VIDEO: Vic nurse says goodbye after 46 years in the NHS

A nurse at Blackpool Victoria Hospital bid farewell to her colleagues at her retirement party - after 46 years working for the NHS.

Tuesday, 5th December 2017, 10:00 am
Updated Tuesday, 12th December 2017, 1:01 pm
Liz Darling at her retirement bash (Picture: Blackpool Victoria Hospital)

Elizabeth Darling, 64, was joined by work friends - old and new - at the bash, which brought the curtain down on her sterling career.

"I feel OK at the moment, but I will see how I feel when I say goodbye on the unit," she said.

"I did get upset earlier as people have been very kind."

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Liz, centre, with some of her colleagues (Picture: Blackpool Victoria Hospital)

Ms Darling began her training at the Vic in 1971, when Sir Edward Heath was still Prime Minister, living in the nurses' quarters until she qualified in 1974.

She started her career in coronary care, which had just five beds, before leaving to work in Leeds as a sister for three years.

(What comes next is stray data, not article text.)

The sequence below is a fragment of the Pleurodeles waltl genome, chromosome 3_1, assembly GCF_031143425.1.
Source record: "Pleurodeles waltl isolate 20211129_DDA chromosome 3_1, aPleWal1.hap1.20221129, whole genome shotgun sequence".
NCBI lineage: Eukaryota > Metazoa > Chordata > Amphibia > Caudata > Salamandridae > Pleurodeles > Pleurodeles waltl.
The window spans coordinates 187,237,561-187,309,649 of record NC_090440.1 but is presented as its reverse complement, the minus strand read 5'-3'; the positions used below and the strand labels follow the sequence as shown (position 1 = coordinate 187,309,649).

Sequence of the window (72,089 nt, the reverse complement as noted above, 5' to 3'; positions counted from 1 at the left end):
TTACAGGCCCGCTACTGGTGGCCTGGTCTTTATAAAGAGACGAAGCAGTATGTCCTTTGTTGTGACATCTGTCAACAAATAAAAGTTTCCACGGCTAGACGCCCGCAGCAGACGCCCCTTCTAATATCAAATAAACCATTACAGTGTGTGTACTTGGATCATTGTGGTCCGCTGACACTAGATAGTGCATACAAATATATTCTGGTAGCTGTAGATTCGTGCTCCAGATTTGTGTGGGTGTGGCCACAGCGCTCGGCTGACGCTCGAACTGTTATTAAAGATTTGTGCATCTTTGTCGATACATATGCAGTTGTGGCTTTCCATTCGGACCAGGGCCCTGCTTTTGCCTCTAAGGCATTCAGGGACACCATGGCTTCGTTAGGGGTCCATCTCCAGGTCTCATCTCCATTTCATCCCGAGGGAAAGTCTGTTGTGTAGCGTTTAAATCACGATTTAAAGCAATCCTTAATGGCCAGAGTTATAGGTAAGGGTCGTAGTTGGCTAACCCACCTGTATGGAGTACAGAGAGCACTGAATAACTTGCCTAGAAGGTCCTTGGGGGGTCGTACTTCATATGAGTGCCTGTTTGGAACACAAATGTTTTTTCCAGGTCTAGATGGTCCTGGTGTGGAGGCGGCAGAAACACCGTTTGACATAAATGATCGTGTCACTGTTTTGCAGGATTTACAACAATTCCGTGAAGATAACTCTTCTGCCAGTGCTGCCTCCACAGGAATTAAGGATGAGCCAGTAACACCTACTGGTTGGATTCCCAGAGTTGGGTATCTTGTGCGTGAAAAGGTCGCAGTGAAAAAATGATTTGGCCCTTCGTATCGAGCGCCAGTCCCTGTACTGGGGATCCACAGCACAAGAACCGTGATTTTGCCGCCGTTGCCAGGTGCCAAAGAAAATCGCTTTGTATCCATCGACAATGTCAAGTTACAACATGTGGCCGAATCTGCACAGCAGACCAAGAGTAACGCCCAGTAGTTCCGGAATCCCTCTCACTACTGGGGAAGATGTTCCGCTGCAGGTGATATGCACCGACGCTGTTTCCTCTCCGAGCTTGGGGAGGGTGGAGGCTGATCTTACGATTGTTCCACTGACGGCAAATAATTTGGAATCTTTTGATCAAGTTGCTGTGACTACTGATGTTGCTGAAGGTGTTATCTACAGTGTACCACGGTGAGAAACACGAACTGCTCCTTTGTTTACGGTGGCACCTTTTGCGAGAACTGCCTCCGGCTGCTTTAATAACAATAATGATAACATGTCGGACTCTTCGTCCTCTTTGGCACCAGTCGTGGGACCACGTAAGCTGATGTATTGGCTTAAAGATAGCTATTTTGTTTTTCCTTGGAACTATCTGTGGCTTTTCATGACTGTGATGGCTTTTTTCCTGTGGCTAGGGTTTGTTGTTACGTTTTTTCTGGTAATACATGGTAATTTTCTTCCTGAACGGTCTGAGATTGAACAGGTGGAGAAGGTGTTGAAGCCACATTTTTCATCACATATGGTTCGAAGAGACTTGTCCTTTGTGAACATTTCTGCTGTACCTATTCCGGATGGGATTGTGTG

While there, she trialled the first hoists for moving patients, while her ward was also the first to scrap nurse’s hats.

Returning to Blackpool as a sister in the cardiothoracic unit, Liz transferred to the gastroenterology department as a senior sister in 1985 before settling in her current role.

Liz, centre, with some of her colleagues (Picture: Blackpool Victoria Hospital)

She has been a cancer specialist since 2001.

Her replacement Sarah Burchett, who has been a nurse for six years, said: "Nobody can fill Liz's shoes, but I hope to do a good job."

Ms Darling earned just £24 a month when she started work, and previously told how 'things have changed a lot'.“For example, we would never call sisters and staff nurses by their first name,” she said.

“It’s a lot busier now, and there is a lot more paperwork.”

She added: “I’m going to miss the job, but it’s time for me now. I have had some fun over the years and I really love my job, although it can be harrowing at times, especially having to deliver bad news.

“I have a good rapport with both patients and staff, which I will miss, but it is time for somebody else to enjoy the job like I have.

Deputy director of nursing and quality, Simone Anderton, paid tribute to Liz.

She said: “Since I have known Liz she has always impressed me for her extensive experience, knowledge and skills and how she applied this to ensure best care for her patients.

“Liz has been a valuable and well known and loved member of our nursing staff. She is going to be greatly missed not only by her colleagues but her patients too, all of whom she has made a great difference to.”